tim-cook-spec-wars

You’re probably familiar with the ongoing spec wars in the tech space. Is a 13-megapixel camera better than a 5-megapixel shooter? What about a quad-core processor versus a dual-core chip? It all depends on the internals, the sensors and the inner workings of every part. Still, we’re flooded daily with seemingly more powerful specs day-in and day-out in the smartphone and tablet market.

Apple thinks it’s a problem, and said that the spec wars are actually an ongoing battle for companies to out-market one another. It is, on the surface, a sad effort to convince consumers that one product is better than another simply because the graphics chip, the processor, the screen or the camera have “bigger numbers” than another product. Sadly, it works.

“In the PC industry over the years, the way that companies competed were in two things: specs and price,” Apple CEO Tim Cook said during a Goldman Sachs presentation on Tuesday. “People would say, ‘I’ve got the largest drive,’ or ‘I’ve got the most megapixels.’ The truth is that customers want a great experience and quality—they want that ‘a-ha’ moment. These [numbers] are things that technology companies invent because they can’t have a great experience, so they talk about the specs of something. The customer experience is always broader than that which can be defined by a simple number.”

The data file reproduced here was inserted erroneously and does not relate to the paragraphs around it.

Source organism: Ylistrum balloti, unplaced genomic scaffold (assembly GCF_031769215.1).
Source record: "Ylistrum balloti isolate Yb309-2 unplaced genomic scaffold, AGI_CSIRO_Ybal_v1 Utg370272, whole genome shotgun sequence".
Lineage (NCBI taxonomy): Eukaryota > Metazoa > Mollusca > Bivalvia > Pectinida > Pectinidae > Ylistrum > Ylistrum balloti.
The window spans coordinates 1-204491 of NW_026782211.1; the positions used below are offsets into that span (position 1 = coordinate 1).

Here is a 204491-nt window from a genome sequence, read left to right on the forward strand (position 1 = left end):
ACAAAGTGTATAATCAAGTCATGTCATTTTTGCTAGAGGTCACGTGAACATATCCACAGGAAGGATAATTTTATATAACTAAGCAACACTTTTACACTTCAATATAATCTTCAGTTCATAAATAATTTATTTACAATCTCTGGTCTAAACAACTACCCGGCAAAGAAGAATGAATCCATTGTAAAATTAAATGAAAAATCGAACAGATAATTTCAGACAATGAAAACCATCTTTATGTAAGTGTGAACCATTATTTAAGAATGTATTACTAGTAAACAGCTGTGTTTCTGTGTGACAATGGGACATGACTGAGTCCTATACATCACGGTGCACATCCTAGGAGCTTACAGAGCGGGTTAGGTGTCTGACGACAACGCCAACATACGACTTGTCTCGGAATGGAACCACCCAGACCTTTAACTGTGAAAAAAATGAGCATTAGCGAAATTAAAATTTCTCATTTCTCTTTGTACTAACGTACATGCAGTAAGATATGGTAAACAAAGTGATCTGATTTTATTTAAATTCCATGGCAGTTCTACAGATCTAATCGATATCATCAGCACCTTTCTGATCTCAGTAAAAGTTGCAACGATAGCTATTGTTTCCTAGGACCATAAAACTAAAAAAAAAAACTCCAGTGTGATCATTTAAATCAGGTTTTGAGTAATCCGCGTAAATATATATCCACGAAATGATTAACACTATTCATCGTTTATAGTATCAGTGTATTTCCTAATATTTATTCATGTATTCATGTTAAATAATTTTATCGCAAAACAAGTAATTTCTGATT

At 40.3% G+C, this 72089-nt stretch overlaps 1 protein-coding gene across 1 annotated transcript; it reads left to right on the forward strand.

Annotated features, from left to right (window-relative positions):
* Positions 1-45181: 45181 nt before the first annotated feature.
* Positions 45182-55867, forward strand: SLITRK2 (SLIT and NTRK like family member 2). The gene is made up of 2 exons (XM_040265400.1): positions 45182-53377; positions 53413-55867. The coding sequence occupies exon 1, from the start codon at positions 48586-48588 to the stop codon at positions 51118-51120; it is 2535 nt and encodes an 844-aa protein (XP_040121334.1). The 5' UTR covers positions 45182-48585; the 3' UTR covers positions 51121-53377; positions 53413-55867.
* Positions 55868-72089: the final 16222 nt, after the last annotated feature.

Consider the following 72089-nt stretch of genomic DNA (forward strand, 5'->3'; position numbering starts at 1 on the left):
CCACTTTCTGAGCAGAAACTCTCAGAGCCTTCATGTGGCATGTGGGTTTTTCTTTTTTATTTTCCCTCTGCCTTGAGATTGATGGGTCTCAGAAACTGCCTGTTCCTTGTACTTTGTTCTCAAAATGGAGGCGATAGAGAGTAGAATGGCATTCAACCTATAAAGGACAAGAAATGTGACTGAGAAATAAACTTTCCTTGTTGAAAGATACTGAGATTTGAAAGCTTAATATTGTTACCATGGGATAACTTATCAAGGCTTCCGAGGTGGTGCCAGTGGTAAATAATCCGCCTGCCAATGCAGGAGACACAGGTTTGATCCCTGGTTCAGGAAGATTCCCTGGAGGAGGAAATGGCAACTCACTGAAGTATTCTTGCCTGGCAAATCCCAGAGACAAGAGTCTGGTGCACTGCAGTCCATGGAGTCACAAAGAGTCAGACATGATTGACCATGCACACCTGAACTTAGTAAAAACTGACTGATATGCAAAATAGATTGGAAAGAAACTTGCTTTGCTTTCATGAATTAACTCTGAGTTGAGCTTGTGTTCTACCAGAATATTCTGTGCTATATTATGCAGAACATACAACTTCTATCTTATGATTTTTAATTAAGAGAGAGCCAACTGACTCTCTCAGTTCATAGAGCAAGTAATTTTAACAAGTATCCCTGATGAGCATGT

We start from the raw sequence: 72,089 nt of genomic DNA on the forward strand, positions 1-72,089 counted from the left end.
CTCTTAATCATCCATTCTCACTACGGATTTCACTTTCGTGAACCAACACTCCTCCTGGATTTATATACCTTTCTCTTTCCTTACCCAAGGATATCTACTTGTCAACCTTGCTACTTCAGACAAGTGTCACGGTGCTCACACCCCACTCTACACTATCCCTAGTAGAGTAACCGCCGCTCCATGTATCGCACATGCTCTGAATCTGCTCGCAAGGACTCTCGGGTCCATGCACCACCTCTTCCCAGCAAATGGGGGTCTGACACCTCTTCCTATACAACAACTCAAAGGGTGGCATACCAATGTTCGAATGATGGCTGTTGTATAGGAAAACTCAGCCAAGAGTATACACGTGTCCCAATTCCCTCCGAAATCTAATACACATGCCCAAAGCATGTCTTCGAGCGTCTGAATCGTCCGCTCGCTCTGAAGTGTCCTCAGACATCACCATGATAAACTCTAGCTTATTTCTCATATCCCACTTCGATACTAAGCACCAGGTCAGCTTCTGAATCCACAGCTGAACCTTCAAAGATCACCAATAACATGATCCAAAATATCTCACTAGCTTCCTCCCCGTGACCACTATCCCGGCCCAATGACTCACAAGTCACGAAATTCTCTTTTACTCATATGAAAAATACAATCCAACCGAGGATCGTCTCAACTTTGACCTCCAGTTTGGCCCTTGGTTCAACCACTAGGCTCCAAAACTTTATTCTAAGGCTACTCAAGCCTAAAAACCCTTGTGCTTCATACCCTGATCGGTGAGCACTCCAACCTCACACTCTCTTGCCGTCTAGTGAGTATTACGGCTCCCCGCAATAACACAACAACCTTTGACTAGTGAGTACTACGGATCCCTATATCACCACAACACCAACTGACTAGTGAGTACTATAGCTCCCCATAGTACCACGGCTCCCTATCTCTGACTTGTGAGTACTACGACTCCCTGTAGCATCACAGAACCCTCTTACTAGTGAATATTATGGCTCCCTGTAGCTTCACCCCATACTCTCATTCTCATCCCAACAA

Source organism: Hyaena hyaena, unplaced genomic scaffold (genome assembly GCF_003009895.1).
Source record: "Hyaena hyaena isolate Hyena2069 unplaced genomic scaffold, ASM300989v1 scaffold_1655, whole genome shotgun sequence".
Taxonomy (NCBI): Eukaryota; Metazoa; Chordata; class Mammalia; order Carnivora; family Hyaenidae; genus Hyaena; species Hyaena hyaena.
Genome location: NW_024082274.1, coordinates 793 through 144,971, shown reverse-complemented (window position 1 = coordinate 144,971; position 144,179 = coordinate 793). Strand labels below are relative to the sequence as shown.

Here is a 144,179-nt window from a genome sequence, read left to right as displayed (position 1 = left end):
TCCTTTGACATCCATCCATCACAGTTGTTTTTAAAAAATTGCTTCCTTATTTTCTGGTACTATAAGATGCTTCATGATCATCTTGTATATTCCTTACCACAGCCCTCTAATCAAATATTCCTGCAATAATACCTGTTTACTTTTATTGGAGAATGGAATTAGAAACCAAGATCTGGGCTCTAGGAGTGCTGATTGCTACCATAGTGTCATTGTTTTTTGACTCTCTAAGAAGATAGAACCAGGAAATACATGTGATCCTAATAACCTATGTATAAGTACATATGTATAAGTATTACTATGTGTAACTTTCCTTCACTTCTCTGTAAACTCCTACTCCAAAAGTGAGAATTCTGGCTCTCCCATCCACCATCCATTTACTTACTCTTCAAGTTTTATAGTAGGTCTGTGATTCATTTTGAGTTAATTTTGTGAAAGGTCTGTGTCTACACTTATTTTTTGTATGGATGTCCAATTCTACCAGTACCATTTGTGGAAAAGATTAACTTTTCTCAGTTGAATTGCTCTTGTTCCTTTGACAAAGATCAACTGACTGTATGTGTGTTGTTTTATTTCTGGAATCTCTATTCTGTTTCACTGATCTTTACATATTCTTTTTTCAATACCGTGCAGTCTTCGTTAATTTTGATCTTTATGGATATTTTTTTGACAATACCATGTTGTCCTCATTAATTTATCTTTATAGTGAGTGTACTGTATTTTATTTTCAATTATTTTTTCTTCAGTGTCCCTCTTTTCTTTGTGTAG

We agree with Tim Cook’s statement. Still, playing devil’s advocate, Apple does the same thing. It sells a “Retina display” that’s really just a high resolution screen. It’s not necessarily playing the same numbers game, but it’s certainly interested in trying to convince consumers that its products are better because it offers “Retina” or some other branded component or technology that isn’t always much different from its competitors.

We don’t think the spec wars are ending anytime soon. Samsung will likely introduce an Exynos Octa processor in its Galaxy S IV, and we’ll need to wait for benchmarks to see how that stands up against dual-core competition in Qualcomm’s new chips. Plus, we have a feeling 1080p displays are here to stay, and that newer technology will continue to push bragging rights in that space.